The more things change, the more they stay the same. Another MLB season has concluded, and the Pittsburgh Pirates finished near the basement in all of MLB.
With the season ending, fans now turn their attention to the off-season and, more notably, free agency. As we all know, the Pirates never spend loads of money in free agency, but the Pirates have found cheap viable options in recent memory.
Some players the Pirates got on the cheap were guys like Tyler Anderson, Jose Quintana, Daniel Vogelbach, and even Roberto Perez.
It’s no secret that the Pirates were non-competitive in the 2022 season, and more than likely, the Pirates will face a similar fate in 2023. The question is, can the Pirates show even a little progress towards this “future” we’ve been told about for quite some time?
The Pirates are desperate for pitching depth, both in the bullpen and in the starting rotation, but let’s stick with the rotation for now.
This may seem out of left field, but Mike Clevinger would be a good pickup for the Pirates. Clevenger is coming off a rather pedestrian season with a 4.97 FIP with San Diego.
The 31-year-old righty had some good years recently in 2019 and could fill the role of a veteran presence in the Pirates’ clubhouse.
Now, this depends on if the Pirates bring back Roberto Perez, but you could go two for one and sign both Perez and Clevinger, and I’ll tell you why it makes sense.
The Perez and Clevinger battery has occurred in 49 games (238 innings), and looking at the base numbers; it would seem those two are quite fond of one another.
The only other catcher with more innings with Clevinger is Yan Gomes, with 242 innings together.
When Perez catches Clevinger, his ERA is 2.50, and opponents are hitting just .212/.279/.345 with an OPS of .623.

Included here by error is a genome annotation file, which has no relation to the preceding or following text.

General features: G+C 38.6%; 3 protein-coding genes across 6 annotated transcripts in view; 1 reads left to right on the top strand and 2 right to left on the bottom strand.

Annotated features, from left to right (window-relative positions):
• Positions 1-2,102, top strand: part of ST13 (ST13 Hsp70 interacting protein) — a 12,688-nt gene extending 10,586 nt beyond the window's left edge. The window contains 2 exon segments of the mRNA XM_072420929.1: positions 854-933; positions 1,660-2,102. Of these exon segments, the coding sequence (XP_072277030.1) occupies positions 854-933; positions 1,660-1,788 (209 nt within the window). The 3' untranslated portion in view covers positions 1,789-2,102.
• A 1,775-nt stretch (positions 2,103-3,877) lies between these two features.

The biggest drawback with bringing Perez back is the obvious injury issues that have surfaced recently, most notably his left hamstring injury in ’22.
When healthy, Perez offers a strong safety net for a young pitching staff and a viable placeholder until some of the young catching depth reaches the major league level.
Now that we’ve addressed the pitching and backstop issues, let’s discuss the Pirates’ first base issue.
The Pirates had scrapped the bottom of the barrel in ’22 when it came to the first base spot.
There are some glaring issues when you have Yoshi Tsutsugo, Ben Gamel, Bligh Madris, Josh VanMeter, etc., over there.
Someone who could fill the role more effectively could be Jesus Aguilar.
The 32-year-old Aguilar finished the ’22 campaign .235/.281/.379 slash line with 16 homers and 51 RBIs. Those 51 RBIs would’ve placed Aguilar in third place for the Pirates behind Oneil Cruz (54) and Bryan Reynolds (62).
Aguilar also offers a right-handed bat that can evenly hit both left-handed and right-handed pitchers.
Whether or not the Pittsburgh Pirates start to progress remains to be seen, but making some legitimate signings would be a good indicator from the enigmatic front office.